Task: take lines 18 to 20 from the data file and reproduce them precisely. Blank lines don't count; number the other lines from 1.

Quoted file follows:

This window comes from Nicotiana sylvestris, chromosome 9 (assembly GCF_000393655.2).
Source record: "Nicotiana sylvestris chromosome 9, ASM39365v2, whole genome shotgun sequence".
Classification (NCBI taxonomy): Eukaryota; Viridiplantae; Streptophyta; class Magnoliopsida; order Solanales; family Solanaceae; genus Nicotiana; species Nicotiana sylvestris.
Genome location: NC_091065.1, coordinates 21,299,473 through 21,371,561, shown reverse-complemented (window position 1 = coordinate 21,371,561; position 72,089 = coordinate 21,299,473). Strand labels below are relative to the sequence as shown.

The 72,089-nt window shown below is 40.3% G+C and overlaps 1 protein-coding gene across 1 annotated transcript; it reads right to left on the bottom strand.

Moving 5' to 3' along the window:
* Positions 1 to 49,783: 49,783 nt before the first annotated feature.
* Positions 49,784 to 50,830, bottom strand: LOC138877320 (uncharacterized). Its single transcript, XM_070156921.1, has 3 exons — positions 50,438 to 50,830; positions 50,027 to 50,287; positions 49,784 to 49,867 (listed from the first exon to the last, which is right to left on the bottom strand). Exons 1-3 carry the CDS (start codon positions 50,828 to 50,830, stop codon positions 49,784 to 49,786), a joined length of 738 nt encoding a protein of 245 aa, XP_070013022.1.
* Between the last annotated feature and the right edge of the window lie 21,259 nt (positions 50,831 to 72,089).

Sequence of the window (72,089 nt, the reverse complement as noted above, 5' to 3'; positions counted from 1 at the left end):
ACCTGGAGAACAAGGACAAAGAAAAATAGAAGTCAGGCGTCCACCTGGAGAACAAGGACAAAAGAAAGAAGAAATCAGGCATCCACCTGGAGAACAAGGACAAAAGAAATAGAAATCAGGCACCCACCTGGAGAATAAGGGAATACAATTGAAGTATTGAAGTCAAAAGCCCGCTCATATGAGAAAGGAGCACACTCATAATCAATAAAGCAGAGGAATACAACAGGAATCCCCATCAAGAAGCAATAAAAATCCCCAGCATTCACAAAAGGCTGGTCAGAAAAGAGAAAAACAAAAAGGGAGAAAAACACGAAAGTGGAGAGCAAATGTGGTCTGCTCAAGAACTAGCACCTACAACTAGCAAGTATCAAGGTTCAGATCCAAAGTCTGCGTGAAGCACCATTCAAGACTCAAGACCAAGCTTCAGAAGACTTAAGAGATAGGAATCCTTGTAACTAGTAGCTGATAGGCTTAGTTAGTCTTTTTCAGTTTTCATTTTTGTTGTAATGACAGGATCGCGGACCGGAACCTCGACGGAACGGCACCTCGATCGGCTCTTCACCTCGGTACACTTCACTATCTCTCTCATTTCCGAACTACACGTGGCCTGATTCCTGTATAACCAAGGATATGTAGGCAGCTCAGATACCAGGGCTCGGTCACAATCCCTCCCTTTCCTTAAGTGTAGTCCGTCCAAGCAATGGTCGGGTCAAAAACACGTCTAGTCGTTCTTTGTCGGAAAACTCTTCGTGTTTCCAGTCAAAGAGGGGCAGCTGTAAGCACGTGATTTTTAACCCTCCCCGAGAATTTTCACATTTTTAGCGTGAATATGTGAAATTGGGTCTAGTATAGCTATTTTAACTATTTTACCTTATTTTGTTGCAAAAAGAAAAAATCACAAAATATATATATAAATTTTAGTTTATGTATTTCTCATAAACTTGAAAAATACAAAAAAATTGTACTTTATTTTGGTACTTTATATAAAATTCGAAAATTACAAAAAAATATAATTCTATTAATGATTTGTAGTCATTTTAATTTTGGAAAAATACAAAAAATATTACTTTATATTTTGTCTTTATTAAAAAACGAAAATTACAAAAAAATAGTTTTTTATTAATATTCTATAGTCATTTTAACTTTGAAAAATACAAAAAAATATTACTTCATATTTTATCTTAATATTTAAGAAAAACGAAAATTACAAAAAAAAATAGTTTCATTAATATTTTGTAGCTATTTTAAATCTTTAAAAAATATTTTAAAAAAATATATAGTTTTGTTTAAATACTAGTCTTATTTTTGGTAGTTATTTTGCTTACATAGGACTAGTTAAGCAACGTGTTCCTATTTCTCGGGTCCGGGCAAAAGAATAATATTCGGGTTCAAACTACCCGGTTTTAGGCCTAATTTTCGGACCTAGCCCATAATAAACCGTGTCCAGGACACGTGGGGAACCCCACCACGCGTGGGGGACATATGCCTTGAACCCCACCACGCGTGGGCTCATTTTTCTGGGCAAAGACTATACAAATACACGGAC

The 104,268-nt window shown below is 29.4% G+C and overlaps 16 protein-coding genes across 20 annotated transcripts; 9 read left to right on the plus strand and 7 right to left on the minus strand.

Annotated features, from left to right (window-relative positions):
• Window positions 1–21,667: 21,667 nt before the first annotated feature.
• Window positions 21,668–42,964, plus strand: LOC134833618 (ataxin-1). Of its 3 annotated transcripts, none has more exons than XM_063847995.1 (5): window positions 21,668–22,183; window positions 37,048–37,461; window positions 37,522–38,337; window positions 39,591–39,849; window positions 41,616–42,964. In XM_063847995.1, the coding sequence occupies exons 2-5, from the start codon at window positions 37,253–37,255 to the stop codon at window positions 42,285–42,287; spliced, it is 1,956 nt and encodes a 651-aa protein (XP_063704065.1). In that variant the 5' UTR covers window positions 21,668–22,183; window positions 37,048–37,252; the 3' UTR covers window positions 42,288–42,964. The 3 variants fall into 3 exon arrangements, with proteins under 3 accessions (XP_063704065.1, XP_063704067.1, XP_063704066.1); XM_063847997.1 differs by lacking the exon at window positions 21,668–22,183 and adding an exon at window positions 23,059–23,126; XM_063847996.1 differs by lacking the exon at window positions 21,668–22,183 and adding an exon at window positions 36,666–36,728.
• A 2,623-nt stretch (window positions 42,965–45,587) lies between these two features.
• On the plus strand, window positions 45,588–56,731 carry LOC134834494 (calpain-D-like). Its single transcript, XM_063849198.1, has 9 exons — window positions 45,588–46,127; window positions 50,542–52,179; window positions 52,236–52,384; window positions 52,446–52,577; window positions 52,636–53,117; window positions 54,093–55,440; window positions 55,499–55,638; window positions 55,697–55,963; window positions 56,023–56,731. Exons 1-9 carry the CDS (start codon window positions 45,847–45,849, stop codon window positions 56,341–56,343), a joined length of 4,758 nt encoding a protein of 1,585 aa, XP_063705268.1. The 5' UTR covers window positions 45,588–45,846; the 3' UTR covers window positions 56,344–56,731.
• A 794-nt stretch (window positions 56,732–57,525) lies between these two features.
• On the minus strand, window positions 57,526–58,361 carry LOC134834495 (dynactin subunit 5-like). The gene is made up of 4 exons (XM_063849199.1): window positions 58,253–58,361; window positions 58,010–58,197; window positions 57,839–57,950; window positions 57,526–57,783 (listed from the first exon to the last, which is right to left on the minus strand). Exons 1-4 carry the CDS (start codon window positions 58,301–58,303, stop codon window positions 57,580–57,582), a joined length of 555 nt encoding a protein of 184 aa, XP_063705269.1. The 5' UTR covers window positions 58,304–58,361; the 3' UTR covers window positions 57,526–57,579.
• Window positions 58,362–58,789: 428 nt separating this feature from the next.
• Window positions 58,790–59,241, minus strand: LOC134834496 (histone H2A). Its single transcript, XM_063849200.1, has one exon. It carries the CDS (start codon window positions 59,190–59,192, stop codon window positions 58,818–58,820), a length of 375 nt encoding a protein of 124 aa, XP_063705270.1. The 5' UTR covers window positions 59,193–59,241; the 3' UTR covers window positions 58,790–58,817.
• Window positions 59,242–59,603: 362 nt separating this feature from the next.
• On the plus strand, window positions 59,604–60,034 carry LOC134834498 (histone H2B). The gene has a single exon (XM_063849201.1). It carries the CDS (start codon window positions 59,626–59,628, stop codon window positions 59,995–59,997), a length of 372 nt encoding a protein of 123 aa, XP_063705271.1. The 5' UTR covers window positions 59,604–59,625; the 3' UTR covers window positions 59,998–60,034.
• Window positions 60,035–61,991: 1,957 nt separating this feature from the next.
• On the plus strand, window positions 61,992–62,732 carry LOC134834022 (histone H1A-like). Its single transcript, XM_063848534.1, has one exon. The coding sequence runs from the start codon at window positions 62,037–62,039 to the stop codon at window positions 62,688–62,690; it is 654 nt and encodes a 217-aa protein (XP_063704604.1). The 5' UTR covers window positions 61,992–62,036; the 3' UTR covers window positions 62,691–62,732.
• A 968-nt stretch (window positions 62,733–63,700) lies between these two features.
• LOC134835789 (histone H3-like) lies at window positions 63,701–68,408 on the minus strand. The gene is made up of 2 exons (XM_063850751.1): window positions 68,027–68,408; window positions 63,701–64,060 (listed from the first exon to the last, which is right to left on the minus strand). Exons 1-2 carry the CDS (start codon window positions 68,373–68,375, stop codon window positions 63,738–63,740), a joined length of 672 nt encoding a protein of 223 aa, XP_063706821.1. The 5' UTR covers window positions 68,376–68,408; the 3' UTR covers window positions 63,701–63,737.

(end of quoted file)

• A 794-nt stretch (window positions 56,732–57,525) lies between these two features.
• On the minus strand, window positions 57,526–58,361 carry LOC134834495 (dynactin subunit 5-like). The gene is made up of 4 exons (XM_063849199.1): window positions 58,253–58,361; window positions 58,010–58,197; window positions 57,839–57,950; window positions 57,526–57,783 (listed from the first exon to the last, which is right to left on the minus strand). Exons 1-4 carry the CDS (start codon window positions 58,301–58,303, stop codon window positions 57,580–57,582), a joined length of 555 nt encoding a protein of 184 aa, XP_063705269.1. The 5' UTR covers window positions 58,304–58,361; the 3' UTR covers window positions 57,526–57,579.
• Window positions 58,362–58,789: 428 nt separating this feature from the next.